Goodness and the Literary Imagination: Harvard's 95th Ingersoll Lecture with Essays on Morrison's Moral and Religious Vision
What exactly is goodness? Where is it found in the literary imagination? Toni Morrison, one of American letters' greatest voices, pondered these perplexing questions in her celebrated Ingersoll Lecture, delivered at Harvard University in 2012 and published now for the first time in book form.
Perhaps because it is overshadowed by the more easily defined evil, goodness often escapes our attention. Recalling many literary examples, from Ahab to Coetzee's Michael K, Morrison seeks the essence of goodness and ponders its significant place in her writing. She considers the concept in relation to unforgettable characters from her own works of fiction and arrives at conclusions that are both eloquent and edifying. In a lively interview conducted for this book, Morrison further elaborates on her lecture's ideas, discussing goodness not only in literature but in society and history--particularly black history, which has responded to centuries of brutality with profound creativity.
Morrison's essay is followed by a series of responses by scholars in the fields of religion, ethics, history, and literature to her thoughts on goodness and evil, mercy and love, racism and self-destruction, language and liberation, together with close examination of literary and theoretical expressions from her works. Each of these contributions, written by a scholar of religion, considers the legacy of slavery and how it continues to shape our memories, our complicities, our outcries, our lives, our communities, our literature, and our faith. In addition, the contributors engage the religious orientation in Morrison's novels so that readers who encounter her many memorable characters such as Sula, Beloved, or Frank Money will learn and appreciate how Morrison's notions of goodness and mercy also reflect her understanding of the sacred and the human spirit.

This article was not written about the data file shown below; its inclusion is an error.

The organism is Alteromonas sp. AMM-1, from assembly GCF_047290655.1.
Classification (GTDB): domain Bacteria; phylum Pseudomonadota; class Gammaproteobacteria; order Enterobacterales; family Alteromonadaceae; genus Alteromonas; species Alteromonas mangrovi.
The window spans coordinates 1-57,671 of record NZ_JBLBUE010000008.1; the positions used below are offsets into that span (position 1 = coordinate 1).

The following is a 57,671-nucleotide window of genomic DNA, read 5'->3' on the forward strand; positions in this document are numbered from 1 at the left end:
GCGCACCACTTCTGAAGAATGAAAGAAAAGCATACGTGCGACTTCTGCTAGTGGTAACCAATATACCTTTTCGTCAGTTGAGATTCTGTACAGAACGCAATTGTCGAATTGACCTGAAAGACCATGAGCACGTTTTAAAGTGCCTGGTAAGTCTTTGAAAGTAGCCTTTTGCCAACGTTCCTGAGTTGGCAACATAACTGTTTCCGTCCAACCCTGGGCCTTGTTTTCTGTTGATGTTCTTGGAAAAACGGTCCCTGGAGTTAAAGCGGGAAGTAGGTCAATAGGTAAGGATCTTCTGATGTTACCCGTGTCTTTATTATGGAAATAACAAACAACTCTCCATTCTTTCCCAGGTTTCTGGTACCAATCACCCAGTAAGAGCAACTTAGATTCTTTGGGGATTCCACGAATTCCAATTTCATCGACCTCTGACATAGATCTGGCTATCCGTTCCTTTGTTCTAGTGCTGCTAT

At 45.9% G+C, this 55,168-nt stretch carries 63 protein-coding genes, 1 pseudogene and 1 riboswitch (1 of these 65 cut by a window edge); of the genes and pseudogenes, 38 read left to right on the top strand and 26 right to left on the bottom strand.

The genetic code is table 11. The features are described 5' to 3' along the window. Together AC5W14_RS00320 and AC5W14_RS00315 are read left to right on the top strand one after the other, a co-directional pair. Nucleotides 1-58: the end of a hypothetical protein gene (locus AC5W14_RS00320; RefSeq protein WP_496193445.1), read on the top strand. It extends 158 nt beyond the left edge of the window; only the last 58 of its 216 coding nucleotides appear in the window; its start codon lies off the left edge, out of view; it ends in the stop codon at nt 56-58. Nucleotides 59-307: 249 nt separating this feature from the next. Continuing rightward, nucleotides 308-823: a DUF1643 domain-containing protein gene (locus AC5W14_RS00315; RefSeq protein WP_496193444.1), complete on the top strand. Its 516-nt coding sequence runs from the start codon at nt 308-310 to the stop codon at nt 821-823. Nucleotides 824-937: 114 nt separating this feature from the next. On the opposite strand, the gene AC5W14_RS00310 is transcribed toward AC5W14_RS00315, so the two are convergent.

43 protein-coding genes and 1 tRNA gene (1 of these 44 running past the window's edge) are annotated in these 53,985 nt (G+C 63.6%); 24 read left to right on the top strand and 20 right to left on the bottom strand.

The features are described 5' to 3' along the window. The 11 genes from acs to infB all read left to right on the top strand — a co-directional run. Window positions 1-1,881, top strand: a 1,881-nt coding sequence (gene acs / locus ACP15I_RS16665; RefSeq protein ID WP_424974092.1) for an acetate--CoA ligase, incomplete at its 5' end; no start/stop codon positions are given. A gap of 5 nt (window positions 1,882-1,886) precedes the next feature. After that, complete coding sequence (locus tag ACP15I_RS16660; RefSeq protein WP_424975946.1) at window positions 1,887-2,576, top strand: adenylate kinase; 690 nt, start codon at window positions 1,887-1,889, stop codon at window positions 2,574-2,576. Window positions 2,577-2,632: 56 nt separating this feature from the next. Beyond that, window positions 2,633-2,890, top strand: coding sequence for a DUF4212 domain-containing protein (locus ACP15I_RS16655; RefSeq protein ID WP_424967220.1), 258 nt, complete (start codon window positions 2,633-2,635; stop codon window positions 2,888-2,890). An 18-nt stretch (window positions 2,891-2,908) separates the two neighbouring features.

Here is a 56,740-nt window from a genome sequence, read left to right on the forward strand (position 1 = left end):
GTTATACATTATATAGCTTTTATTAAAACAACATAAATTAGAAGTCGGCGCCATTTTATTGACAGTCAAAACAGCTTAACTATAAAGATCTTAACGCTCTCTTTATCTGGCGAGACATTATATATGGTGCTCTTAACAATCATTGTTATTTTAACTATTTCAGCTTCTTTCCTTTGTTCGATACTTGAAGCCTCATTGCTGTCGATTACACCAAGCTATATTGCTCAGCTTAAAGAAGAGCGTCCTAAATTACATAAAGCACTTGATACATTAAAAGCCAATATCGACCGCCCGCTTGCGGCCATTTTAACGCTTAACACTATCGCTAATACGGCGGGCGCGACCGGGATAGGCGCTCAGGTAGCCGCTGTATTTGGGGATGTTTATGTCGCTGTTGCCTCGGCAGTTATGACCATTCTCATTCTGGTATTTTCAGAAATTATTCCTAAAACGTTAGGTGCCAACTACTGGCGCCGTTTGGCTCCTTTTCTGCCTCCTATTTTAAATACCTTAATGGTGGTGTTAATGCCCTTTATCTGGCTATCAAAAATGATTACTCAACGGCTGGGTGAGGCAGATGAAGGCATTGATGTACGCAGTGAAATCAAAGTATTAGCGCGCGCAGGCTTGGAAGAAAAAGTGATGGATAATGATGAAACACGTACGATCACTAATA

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About the Author
Toni Morrison was the author of eleven novels, from The Bluest Eye (1970) to God Help the Child (2015). She received the National Book Critics Circle Award and the Pulitzer Prize. In 1993 she was awarded the Nobel Prize in Literature.
The Nobel Prize-winning author's lecture at the Harvard Divinity School as well as a rich collection of scholarly illumination of the religious dimensions of her fiction.... The close readings of her work in these critical essays build strong cases for such a focus while never subverting the purely literary value of her work or reducing it to theological dogma.... A Mexican American historian of religion at Harvard, [Davíd] Carrasco provides a bookend to the lecture with his 2017 interview with Morrison, which reflects on the lecture and its themes and her powerful assessment of slavery as 'the story [of] people who were treated like beasts [but] did not become beastly.' Instead, they created 'a culture that this country could not do without.' A volume that attests to Morrison's singularity, with a cultural resonance that extends well beyond literature.--Kirkus Reviews